What could be better than having a girlfriend over to stir a pot of simmering citrus? She even brought already made bread dough to bake from her test baking side job.

A little bit of sunshine to take the edge off the winter...

Sunday, February 1, 2009


I've been witness to a week of events that has me musing about commitments...

Pala made a commitment, in the form of an oath, to become a citizen of the United States of America.

(that's him - all the way on the right)

About 70 other folks from 17 different countries made that oath with him. All for different reasons, I am sure. Pala, as a Tibetan who (until Wednesday,) had Nepali citizenship, didn't necessarily feel like he was "renouncing" a piece of himself by taking on this allegience to the US. I am sure he would have felt differently should he have the option of maintaining a Tibetan citizenship that would be recognized internationally. But for those who were giving up the citizenry of their ancestors, I imagine that would feel like a pretty significant commitment.

Today I was witness to a different group of folks trying to sort out where exactly their commitments and allegiences stood. In this case, it was a group of people, who again each had their own reason for choosing to be there, in an effort to start a Waldorf high school in SE Wisconsin. It was the first meeting I attended, and in a conversation I had with another member of the group several months before, she had noted the similarity to commiting to a new school initiative and having a new baby. For me, as for everyone else in that group, it is a big decision to take something like that on. Really huge. I feel like I saw a little glimpse today of just how difficult it can be for us, as adults, to put aside our egos for a common goal (for "the baby," the school that is to be born) and at the same time, I saw how much could be gained and become so beautiful should we be able to work together and allow it to incarnate. I saw people and ideas I would love to work with, and people who I was not so excited about co-comitting with. I do hope that I will be able to post progress down the road.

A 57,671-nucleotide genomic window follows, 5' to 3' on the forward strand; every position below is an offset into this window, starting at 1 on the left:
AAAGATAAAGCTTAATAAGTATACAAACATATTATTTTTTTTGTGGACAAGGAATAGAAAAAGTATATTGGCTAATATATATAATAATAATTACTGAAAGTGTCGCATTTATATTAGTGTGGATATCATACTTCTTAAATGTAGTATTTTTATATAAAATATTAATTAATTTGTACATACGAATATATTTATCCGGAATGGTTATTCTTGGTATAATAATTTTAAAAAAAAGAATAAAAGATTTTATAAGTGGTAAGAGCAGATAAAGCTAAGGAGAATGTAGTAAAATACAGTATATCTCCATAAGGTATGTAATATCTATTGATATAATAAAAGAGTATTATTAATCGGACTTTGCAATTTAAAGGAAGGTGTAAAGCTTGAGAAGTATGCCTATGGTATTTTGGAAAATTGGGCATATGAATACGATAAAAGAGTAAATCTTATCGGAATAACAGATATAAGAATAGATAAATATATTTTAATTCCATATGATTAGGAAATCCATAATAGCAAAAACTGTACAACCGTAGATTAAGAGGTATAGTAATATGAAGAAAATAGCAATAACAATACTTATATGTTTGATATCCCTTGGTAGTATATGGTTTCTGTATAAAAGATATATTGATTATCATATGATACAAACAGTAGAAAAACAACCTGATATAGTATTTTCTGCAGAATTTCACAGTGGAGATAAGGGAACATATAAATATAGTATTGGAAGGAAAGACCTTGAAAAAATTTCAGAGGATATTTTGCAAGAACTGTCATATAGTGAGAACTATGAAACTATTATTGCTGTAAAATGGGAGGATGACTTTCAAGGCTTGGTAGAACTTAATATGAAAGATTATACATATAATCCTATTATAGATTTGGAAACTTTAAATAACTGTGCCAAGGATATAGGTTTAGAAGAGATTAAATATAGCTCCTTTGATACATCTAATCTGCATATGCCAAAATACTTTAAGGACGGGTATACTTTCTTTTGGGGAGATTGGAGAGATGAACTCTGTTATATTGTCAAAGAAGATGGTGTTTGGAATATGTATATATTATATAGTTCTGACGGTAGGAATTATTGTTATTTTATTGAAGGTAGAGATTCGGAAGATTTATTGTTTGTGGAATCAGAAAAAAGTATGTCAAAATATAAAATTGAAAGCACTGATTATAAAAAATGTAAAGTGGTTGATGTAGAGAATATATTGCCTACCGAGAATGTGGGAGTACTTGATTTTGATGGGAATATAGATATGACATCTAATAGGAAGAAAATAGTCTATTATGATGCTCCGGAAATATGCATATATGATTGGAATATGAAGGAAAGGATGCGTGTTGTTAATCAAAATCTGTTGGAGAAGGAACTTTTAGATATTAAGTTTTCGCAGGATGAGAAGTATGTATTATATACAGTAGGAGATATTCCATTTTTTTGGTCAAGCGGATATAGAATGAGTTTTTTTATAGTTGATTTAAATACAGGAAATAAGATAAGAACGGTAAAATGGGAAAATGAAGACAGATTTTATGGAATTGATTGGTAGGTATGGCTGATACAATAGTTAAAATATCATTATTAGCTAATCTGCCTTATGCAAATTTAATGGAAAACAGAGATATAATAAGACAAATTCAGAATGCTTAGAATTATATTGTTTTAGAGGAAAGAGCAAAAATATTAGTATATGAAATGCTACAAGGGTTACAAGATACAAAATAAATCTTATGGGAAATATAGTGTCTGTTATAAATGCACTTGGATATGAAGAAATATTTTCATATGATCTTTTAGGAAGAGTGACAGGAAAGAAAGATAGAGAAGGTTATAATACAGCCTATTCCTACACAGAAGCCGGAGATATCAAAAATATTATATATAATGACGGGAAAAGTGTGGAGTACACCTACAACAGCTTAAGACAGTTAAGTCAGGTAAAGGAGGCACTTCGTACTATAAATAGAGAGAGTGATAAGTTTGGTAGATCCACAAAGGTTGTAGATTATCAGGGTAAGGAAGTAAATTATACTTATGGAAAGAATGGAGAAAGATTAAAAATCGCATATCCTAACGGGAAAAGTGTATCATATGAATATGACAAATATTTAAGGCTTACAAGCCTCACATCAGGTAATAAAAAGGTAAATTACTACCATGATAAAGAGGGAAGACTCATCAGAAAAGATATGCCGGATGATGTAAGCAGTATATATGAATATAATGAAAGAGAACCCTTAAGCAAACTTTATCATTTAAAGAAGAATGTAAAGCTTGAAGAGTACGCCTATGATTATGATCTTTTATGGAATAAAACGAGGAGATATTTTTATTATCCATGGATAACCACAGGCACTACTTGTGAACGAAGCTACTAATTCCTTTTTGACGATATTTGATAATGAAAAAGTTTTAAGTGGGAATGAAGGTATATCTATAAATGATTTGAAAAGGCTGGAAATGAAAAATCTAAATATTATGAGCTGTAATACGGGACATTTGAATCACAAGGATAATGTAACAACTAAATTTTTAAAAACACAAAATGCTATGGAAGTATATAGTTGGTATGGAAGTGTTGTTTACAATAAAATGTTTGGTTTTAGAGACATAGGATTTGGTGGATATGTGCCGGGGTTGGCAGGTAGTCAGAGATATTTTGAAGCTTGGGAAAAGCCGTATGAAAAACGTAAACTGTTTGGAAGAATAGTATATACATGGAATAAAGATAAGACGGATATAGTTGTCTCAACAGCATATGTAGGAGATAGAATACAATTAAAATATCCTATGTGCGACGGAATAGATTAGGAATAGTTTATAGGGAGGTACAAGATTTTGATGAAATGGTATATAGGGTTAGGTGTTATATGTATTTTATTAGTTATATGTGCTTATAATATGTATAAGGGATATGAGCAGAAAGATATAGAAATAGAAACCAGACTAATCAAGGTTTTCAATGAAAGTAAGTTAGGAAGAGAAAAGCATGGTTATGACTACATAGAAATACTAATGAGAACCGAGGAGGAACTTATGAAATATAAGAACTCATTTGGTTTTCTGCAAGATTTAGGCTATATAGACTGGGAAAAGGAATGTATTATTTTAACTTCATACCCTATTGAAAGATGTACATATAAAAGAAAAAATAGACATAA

The thread running through all of this of course, is my commitment to these three boys standing here with me. Pala and I both have been trying to take a close look at all of the places that call to us for our energy and keep the commitments we make in line first and foremost with what is best for our family.

Here's to the striving and the intention!